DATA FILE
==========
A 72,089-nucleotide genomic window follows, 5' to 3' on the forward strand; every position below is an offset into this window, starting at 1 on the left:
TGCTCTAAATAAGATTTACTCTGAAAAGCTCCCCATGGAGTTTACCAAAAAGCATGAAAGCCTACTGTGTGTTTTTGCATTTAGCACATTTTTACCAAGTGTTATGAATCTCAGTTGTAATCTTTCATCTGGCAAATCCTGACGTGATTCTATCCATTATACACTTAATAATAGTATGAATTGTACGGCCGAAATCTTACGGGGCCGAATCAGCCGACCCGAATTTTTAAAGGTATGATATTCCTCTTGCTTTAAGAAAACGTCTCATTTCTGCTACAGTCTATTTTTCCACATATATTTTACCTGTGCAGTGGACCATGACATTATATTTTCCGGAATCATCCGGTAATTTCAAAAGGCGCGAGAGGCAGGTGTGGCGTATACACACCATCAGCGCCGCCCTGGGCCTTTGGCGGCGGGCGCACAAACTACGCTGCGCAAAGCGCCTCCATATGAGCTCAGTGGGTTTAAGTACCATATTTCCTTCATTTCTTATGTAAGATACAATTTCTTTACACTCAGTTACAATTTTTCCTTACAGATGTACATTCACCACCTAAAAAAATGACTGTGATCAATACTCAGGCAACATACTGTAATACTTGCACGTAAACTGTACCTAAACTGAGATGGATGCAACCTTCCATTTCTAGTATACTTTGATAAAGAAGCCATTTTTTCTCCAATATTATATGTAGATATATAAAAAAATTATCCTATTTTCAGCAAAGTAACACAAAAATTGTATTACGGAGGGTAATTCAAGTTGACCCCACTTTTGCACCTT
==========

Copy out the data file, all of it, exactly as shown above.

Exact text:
A 72,089-nucleotide genomic window follows, 5' to 3' on the forward strand; every position below is an offset into this window, starting at 1 on the left:
TGCTCTAAATAAGATTTACTCTGAAAAGCTCCCCATGGAGTTTACCAAAAAGCATGAAAGCCTACTGTGTGTTTTTGCATTTAGCACATTTTTACCAAGTGTTATGAATCTCAGTTGTAATCTTTCATCTGGCAAATCCTGACGTGATTCTATCCATTATACACTTAATAATAGTATGAATTGTACGGCCGAAATCTTACGGGGCCGAATCAGCCGACCCGAATTTTTAAAGGTATGATATTCCTCTTGCTTTAAGAAAACGTCTCATTTCTGCTACAGTCTATTTTTCCACATATATTTTACCTGTGCAGTGGACCATGACATTATATTTTCCGGAATCATCCGGTAATTTCAAAAGGCGCGAGAGGCAGGTGTGGCGTATACACACCATCAGCGCCGCCCTGGGCCTTTGGCGGCGGGCGCACAAACTACGCTGCGCAAAGCGCCTCCATATGAGCTCAGTGGGTTTAAGTACCATATTTCCTTCATTTCTTATGTAAGATACAATTTCTTTACACTCAGTTACAATTTTTCCTTACAGATGTACATTCACCACCTAAAAAAATGACTGTGATCAATACTCAGGCAACATACTGTAATACTTGCACGTAAACTGTACCTAAACTGAGATGGATGCAACCTTCCATTTCTAGTATACTTTGATAAAGAAGCCATTTTTTCTCCAATATTATATGTAGATATATAAAAAAATTATCCTATTTTCAGCAAAGTAACACAAAAATTGTATTACGGAGGGTAATTCAAGTTGACCCCACTTTTGCACCTT